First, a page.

Building Threat Analyst Centaurs Using Artificial Intelligence

Posted: 14th January 2016
Building Threat Analyst Centaurs Using Artificial Intelligence

In chess, a “centaur” is a human and computer playing together as a team, to take advantage of their complementary strengths: the speed and storage capacity of the machine and the creativity and strategic eye of the human. For the two decades following the landmark defeat of Garry Kasparov, the reigning world champion in chess, by IBM’s Deep Blue computer in 1996, the combination of human and computer has created the strongest chess players of them all, far surpassing top human players and beating even the best chess computers.

Some claim that computers have become fast enough that the efficiency afforded by human collaboration on a centaur team may no longer make a difference in chess, but the space of possible actions for threat actors is far more expansive than a chess game and there is little tolerance for unexpected blind spots. At Recorded Future we look to the centaur model to create the best possible threat analysts, combining the speed and depth of artificial intelligence with the strategic vision of a human expert.

What Is Artificial Intelligence, Really?

Webster’s Dictionary defines artificial intelligence (AI) as “an area of computer science that deals with giving machines the ability to seem like they have human intelligence,” and even if that definition is fairly vague it actually does capture the difficulty in defining AI quite nicely.

AI has been used in a variety of problem domains, such as natural language processing, robotic navigation, computer vision, etc., and relies on a number of underlying technologies such as rule-based systems, logic, neural networks, statistical methods, and so on. Like in other areas, there is a lot of fashion in what techniques are preferred, as exemplified by the recent hype around deep learning and recurrent neural networks. Our experience is that a mix of different techniques is needed to tackle a complex problem domain.

In the end, like for all other computer systems, it all boils down to two things: data structures and algorithms. Whether what you build using those components is “AI” or not really depends on if a human observer believes the system behaves “intelligently” in its target application domain.

Unlike older “AI systems” that primarily performed one task using one AI technology (such as Deep Blue playing chess or MYCIN and Dendral giving expert advice in a very narrow medical domain), all systems of today must use AI technology in many different places, to automate or facilitate the tasks at hand. A successful use of AI technology today will to a large extent be invisible, like in Google Photos where images are categorized, augmented, and merged into stories using technologies the end user does not and need not be aware of. Another example is Siri, which of course does speech recognition, but also uses other underlying systems, like Wolfram|Alpha, to answer questions in different domains.

It is also worth emphasizing that building an AI-based product is in almost all cases a systems engineering challenge, requiring not only a few clever algorithms but also a massive investment in supporting technologies like scalable computing infrastructure, monitoring systems, quality control, and data curation. These more mundane aspects may not be immediately visible to an end user, but they are essential for a working solution.

Why Now?

The reason AI has become such a focal point of attention for both researchers and entrepreneurs during the last few years is that several factors are contributing to a “perfect storm”:

  • Never before has so much information been available in digital form, ready for use. All of humanity is, on a daily basis, providing more information about the world for machines to analyze. Not only that — through crowdsourcing and online communities we are also able to give feedback on the quality of the machines’ work on an unprecedented scale.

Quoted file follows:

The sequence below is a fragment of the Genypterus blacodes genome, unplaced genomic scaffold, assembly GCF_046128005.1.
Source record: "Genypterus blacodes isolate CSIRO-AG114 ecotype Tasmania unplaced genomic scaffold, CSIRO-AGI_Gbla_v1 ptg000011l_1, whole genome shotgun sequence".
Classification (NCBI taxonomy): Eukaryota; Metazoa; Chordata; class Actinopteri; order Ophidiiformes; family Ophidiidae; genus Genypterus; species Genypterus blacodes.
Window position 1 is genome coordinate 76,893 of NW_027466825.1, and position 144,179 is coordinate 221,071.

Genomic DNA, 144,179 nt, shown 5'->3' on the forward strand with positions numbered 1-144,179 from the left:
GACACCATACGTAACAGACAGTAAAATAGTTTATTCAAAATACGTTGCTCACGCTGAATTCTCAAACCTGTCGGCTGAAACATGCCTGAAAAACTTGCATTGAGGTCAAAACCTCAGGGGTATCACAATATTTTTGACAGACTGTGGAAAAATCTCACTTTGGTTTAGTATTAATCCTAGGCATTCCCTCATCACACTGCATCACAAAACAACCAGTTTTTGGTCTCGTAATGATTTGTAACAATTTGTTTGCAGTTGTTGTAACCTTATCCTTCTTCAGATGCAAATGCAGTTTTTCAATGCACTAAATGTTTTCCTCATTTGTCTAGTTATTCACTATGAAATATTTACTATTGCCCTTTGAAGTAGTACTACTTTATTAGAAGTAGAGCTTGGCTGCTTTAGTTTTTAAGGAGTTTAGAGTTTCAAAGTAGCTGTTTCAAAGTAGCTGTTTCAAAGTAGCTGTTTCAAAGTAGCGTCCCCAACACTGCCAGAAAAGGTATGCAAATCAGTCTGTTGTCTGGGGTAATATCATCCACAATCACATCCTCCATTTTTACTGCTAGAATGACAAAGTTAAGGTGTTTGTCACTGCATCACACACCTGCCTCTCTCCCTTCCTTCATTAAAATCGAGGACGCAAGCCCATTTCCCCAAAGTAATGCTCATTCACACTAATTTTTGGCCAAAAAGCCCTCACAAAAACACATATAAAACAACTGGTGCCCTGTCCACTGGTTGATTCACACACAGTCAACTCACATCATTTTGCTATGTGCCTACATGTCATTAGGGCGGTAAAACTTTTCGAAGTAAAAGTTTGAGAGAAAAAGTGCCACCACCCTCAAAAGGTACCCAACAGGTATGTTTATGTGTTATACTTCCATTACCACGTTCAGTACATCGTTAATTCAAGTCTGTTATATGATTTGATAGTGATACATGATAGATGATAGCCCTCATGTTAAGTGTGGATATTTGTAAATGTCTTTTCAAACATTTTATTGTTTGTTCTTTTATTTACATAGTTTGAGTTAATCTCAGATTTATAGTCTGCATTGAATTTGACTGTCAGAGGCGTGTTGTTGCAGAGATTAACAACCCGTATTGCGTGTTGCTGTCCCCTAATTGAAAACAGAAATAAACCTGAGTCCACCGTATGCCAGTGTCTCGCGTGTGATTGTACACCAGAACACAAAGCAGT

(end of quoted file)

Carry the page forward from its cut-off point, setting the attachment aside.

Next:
• Computing power and storage capacity continue to grow exponentially, and the cost for accessing these resources in the cloud are continuously decreasing. Incredible resources are now available not only to the world’s largest corporations but to garage startups as well.
  • Research in algorithms has taken huge strides in giving us the ability to use these new computing resources on the massive data sets now available.

Even though we have not yet reached Ray Kurzweil’s singularity, we are living in a time when the limit of what machines can accomplish is being pushed every day.

Artificial Intelligence at Recorded Future

At Recorded Future, we use what’s usually referred to as AI techniques in four major ways:

  1. For representation of structured knowledge of the world, using ontologies and events.1
  2. For transforming unstructured text into a language-independent, structured representation, using natural language processing.
  3. For classifying events and entities, primarily to help decide if they are important enough to require a human analyst to perform a deeper investigation.
  4. To forecast events and entity properties by building predictive models from historic data.

We use a combination of rule-based, statistical, and machine-learning techniques to deliver these capabilities, as described below.

1. Knowledge Representation

At the heart of Recorded Future is a structured representation of the world, separated into two parts: ontologies and events.

Our ontologies are used to represent entities such as persons, organizations, places, technologies, and products. The ontologies also contain information about relationships between these entities, such as hierarchies (“X is part of Y” — e.g., “Paris” is a City in a Country called “France,” and “Zeus” is a Malware and a member of Categories “Botnet” and “Banking Trojan”). These ontologies provide, among other things, a powerful way of searching over categories, like “find all ‘Heads of State’ who traveled to ‘Africa’ in 2015,” where “Heads of State” will mean all Person entities with that attribute, and “Africa” captures all geographic entities (Country, City, etc.) on that Continent.

Recorded Future events are used to represent real-world events in a language-independent, structured way. They range from person- and corporate-related to geopolitical and environmental events. Event detectors abstract away from the exact wording used to describe an event. For example, “John flew to Paris,” “John visited Paris,” “John took a trip to Paris,” “Джон прилетел в Париж,” and “John a visité Paris” are all different ways of expressing the same event: a PersonTravel event where “John” is the traveler and “Paris” is the destination. This is the core idea behind events: By being able to search for an event instead of just using keywords, the analyst can focus on abstract concepts and not the many ways and different languages in which an author might talk about them.